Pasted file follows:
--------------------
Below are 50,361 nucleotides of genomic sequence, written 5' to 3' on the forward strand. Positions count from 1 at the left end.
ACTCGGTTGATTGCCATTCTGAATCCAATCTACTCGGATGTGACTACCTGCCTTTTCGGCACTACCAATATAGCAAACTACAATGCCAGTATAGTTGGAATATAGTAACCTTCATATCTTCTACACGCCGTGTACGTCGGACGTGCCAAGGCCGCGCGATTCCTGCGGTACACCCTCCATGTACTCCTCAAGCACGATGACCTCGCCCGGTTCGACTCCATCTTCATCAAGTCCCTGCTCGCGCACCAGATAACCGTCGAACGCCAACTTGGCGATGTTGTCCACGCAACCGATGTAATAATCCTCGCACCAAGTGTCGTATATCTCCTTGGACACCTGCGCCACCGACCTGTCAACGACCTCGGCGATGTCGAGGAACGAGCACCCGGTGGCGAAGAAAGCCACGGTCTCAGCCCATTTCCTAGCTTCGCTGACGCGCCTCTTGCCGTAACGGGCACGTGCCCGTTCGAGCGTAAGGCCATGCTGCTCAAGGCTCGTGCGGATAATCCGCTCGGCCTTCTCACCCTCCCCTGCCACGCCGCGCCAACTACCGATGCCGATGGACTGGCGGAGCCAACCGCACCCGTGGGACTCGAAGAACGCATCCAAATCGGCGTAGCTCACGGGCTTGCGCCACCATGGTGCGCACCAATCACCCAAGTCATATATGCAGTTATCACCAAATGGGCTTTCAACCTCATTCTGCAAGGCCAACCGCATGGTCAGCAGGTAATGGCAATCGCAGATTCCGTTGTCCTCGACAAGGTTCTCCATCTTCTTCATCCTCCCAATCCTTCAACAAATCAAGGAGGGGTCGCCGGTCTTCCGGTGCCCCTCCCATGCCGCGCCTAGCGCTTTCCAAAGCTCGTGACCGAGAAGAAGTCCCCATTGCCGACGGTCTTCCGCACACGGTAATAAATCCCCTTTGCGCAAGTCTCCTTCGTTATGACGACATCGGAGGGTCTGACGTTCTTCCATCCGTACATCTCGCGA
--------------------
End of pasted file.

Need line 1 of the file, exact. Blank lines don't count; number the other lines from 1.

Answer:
Below are 50,361 nucleotides of genomic sequence, written 5' to 3' on the forward strand. Positions count from 1 at the left end.